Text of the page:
For heating and cooling, the Van Cleves installed a closed-loop, ground-source heat exchanger that taps into the constant 55 degree temperature of the Earth below the frost line. In this “geo-thermal” system, ethylene-glycol (anti-freeze) solution circulates in pipes buried beneath the house. The antifreeze passes through a heat exchanger, which a heat pump uses to warm or cool air distributed in ductwork running throughout the house. Whenever the heat pump compressor comes on, it preheats the home’s hot water. The closed-loop, geothermal heat pump system has an estimated payback of 10 years at current Northwest energy prices, which are some of the lowest in the United States. “Geothermal is the most energy-efficient way to heat a home, period,” David says.
The Van Cleves decided to site the house to maximize the expansive views to the west. This is not the ideal orientation for passive solar design, which calls for mostly south-facing windows. But the house design does follow two other tenets of energy-efficiency: an air-tight envelope and high R-value insulation. (“R-value” measures resistance to heat flow; the higher the number, the better.)
David and Margie’s superinsulated envelope has proven effective. The straw bales provide an R-value of 38 for the 18-inch-thick walls, almost twice the code requirement in Washington. Floor trusses insulated to R-30, ceilings insulated to R-45 and insulating shades on double-paned windows also increase the house’s energy efficiency. The Van Cleves’ energy bills remain low — much less than those of similarly sized stick-frame houses.
To prevent overheating from west-facing windows in the summer, the Van Cleves developed a strategy to passively cool their home. On warm afternoons, Margie closes the shades on the west side of the house. After dark, she and David open the east/west windows, and the cool night air rushes in, flushing any remaining warm air out the upstairs windows. In the morning, they close the windows again, trapping the cool air inside for the day. Thanks to this strategy and the straw bale walls, the Van Cleves only need to cool the house with their geothermal system about two weeks out of each summer. And since the home’s completion in 1999, they’ve only used their backup propane fireplace once — last winter, when temperatures dipped to 20 degrees below zero. The couple also built a three-car garage with straw bale walls using a wood pole-barn design. The garage roof is oriented due south, to accommodate a future photovoltaic solar-power system to provide electricity.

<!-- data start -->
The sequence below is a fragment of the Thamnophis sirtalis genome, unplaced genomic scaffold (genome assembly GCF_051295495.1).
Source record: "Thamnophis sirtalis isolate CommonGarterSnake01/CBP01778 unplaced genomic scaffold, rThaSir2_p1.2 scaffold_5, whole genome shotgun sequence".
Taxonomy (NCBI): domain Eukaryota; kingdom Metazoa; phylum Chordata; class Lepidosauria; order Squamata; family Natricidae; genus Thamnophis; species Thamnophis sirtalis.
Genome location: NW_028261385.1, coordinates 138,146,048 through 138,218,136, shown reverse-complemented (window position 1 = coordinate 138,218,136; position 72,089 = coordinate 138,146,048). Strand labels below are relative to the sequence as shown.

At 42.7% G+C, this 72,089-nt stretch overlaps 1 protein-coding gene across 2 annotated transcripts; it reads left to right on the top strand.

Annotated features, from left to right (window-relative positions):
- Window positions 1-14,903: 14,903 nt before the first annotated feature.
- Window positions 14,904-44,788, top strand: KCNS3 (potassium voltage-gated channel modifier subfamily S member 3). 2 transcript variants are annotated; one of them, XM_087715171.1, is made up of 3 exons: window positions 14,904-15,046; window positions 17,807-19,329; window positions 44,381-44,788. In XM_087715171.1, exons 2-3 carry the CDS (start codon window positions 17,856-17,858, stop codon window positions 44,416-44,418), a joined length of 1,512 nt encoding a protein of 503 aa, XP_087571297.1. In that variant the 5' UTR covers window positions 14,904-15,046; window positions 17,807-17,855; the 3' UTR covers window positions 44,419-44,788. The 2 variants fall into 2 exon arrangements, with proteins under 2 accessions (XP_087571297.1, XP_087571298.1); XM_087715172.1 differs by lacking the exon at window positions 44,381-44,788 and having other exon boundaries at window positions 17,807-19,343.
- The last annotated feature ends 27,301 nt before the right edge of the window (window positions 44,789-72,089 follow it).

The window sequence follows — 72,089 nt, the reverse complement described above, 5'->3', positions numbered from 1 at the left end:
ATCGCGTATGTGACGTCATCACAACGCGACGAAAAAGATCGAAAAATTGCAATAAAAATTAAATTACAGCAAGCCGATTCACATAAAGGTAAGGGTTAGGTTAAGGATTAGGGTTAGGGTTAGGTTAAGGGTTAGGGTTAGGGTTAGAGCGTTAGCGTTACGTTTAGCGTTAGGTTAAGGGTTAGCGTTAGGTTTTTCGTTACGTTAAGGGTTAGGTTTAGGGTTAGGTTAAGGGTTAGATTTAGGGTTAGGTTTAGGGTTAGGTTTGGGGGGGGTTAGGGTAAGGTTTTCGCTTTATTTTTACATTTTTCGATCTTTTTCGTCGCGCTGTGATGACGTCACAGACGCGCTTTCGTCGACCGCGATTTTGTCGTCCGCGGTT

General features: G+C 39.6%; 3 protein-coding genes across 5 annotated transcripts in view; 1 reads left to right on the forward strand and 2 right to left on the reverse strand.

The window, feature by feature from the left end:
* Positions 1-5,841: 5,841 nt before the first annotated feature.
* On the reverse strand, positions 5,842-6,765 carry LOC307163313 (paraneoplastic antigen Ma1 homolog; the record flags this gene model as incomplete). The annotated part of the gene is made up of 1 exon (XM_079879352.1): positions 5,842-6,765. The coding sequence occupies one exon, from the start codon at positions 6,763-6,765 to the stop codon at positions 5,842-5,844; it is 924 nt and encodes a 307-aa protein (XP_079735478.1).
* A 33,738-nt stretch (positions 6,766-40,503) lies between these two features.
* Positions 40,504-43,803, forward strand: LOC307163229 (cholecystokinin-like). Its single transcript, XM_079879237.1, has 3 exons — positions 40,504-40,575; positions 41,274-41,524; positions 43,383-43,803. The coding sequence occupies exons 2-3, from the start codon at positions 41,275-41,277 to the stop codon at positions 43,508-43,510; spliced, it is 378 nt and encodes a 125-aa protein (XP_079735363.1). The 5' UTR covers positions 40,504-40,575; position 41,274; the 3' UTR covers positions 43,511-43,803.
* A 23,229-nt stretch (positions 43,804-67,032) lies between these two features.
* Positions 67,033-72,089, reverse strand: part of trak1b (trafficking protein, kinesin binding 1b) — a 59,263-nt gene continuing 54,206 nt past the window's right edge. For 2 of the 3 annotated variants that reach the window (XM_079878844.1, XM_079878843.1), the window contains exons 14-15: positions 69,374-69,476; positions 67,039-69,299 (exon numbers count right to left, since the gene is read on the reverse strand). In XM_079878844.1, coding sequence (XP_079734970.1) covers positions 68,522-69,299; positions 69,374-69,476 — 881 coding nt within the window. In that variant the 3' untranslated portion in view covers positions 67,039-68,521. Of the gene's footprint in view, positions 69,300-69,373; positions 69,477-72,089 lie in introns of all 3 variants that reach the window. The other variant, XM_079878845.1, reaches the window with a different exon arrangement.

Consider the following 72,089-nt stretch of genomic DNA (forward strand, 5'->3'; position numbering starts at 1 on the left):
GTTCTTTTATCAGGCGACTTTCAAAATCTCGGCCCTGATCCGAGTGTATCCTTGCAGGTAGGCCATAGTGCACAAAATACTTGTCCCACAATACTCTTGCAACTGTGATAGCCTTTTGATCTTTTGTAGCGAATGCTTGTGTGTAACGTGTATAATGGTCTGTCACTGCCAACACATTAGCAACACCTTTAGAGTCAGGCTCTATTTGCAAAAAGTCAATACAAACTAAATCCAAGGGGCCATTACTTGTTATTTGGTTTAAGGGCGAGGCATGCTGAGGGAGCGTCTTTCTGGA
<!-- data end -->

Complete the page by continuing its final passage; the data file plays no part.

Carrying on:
After 13 months of construction, David and Margie finally moved into their nearly finished home. They remember well the wonderful feeling of sitting at last in their great room, in awe of their accomplishment. “Our house turned out great!” they say, noting the best part is “the thick walls and the resulting warm, quiet home.”
By virtue of their deep involvement in building their home, the Van Cleves are now the local straw bale experts, and they get a lot of visitors wanting to experience a straw bale house for themselves. “We love to show our home,” David says. “People’s first reaction usually is, ‘Wow! What a nice house!’”
The Van Cleves have surrounded their country home with a perennial landscape of native and drought-tolerant plants, many ordered from a Santa Fe, N.M., nursery. They also spread a thick wood-chip mulch to hold in moisture and help stop noxious “cheat grass” from invading their garden. Last year, they splurged, installing a gazebo and a pond with a waterfall that now attracts a diversity of wildlife. And the couple’s four cats, who have the run of the house, lounge most afternoons on cozy, bale-wide windowsills, watching the birds that gather in the garden.
For a closer look at this home design, and to consider building something similar, check out our Straw Bale Home Study Plan.
Writer and photographer Catherine Wanek has been on a straw bale soapbox since building a straw bale greenhouse in 1992. Her most recent book is The New Strawbale Home.